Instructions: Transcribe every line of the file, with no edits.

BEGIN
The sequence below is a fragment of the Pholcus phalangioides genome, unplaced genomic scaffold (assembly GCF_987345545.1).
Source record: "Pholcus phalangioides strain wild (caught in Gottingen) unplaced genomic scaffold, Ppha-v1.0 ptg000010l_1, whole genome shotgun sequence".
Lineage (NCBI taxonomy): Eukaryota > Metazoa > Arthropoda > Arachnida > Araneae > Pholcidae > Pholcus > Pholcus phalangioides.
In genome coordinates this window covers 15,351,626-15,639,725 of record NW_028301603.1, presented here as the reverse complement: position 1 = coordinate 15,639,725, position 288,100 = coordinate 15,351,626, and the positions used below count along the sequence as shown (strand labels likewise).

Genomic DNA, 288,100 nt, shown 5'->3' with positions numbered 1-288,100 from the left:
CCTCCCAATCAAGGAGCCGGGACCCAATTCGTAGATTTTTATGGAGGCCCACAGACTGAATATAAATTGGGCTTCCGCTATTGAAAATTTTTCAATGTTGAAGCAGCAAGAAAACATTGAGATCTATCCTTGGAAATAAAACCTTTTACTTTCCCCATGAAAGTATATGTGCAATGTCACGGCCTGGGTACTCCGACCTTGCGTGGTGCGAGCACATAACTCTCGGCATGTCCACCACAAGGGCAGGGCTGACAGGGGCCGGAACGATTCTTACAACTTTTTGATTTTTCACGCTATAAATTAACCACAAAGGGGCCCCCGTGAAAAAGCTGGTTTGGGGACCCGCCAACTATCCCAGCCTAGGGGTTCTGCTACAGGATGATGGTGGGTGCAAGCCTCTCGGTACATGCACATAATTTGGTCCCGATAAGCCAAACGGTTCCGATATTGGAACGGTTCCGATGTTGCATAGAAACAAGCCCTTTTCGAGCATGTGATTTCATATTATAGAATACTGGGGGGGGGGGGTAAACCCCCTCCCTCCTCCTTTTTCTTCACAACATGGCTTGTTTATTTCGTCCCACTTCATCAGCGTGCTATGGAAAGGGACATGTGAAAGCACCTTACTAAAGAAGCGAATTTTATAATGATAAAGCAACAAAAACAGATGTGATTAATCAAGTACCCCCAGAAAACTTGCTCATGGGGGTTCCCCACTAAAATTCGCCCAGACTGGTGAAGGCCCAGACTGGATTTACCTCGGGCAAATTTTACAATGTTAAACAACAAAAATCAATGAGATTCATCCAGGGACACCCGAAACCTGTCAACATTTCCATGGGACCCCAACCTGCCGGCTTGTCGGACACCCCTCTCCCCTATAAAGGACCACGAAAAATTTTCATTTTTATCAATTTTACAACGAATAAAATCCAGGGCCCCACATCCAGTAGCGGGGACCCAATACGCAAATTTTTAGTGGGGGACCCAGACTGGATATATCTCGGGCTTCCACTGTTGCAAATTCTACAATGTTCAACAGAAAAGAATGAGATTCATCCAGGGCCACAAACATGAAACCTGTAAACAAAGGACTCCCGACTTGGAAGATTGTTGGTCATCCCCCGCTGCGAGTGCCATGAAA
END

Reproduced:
The sequence below is a fragment of the Pholcus phalangioides genome, unplaced genomic scaffold (assembly GCF_987345545.1).
Source record: "Pholcus phalangioides strain wild (caught in Gottingen) unplaced genomic scaffold, Ppha-v1.0 ptg000010l_1, whole genome shotgun sequence".
Lineage (NCBI taxonomy): Eukaryota > Metazoa > Arthropoda > Arachnida > Araneae > Pholcidae > Pholcus > Pholcus phalangioides.
In genome coordinates this window covers 15,351,626-15,639,725 of record NW_028301603.1, presented here as the reverse complement: position 1 = coordinate 15,639,725, position 288,100 = coordinate 15,351,626, and the positions used below count along the sequence as shown (strand labels likewise).

Genomic DNA, 288,100 nt, shown 5'->3' with positions numbered 1-288,100 from the left:
CCTCCCAATCAAGGAGCCGGGACCCAATTCGTAGATTTTTATGGAGGCCCACAGACTGAATATAAATTGGGCTTCCGCTATTGAAAATTTTTCAATGTTGAAGCAGCAAGAAAACATTGAGATCTATCCTTGGAAATAAAACCTTTTACTTTCCCCATGAAAGTATATGTGCAATGTCACGGCCTGGGTACTCCGACCTTGCGTGGTGCGAGCACATAACTCTCGGCATGTCCACCACAAGGGCAGGGCTGACAGGGGCCGGAACGATTCTTACAACTTTTTGATTTTTCACGCTATAAATTAACCACAAAGGGGCCCCCGTGAAAAAGCTGGTTTGGGGACCCGCCAACTATCCCAGCCTAGGGGTTCTGCTACAGGATGATGGTGGGTGCAAGCCTCTCGGTACATGCACATAATTTGGTCCCGATAAGCCAAACGGTTCCGATATTGGAACGGTTCCGATGTTGCATAGAAACAAGCCCTTTTCGAGCATGTGATTTCATATTATAGAATACTGGGGGGGGGGGGTAAACCCCCTCCCTCCTCCTTTTTCTTCACAACATGGCTTGTTTATTTCGTCCCACTTCATCAGCGTGCTATGGAAAGGGACATGTGAAAGCACCTTACTAAAGAAGCGAATTTTATAATGATAAAGCAACAAAAACAGATGTGATTAATCAAGTACCCCCAGAAAACTTGCTCATGGGGGTTCCCCACTAAAATTCGCCCAGACTGGTGAAGGCCCAGACTGGATTTACCTCGGGCAAATTTTACAATGTTAAACAACAAAAATCAATGAGATTCATCCAGGGACACCCGAAACCTGTCAACATTTCCATGGGACCCCAACCTGCCGGCTTGTCGGACACCCCTCTCCCCTATAAAGGACCACGAAAAATTTTCATTTTTATCAATTTTACAACGAATAAAATCCAGGGCCCCACATCCAGTAGCGGGGACCCAATACGCAAATTTTTAGTGGGGGACCCAGACTGGATATATCTCGGGCTTCCACTGTTGCAAATTCTACAATGTTCAACAGAAAAGAATGAGATTCATCCAGGGCCACAAACATGAAACCTGTAAACAAAGGACTCCCGACTTGGAAGATTGTTGGTCATCCCCCGCTGCGAGTGCCATGAAA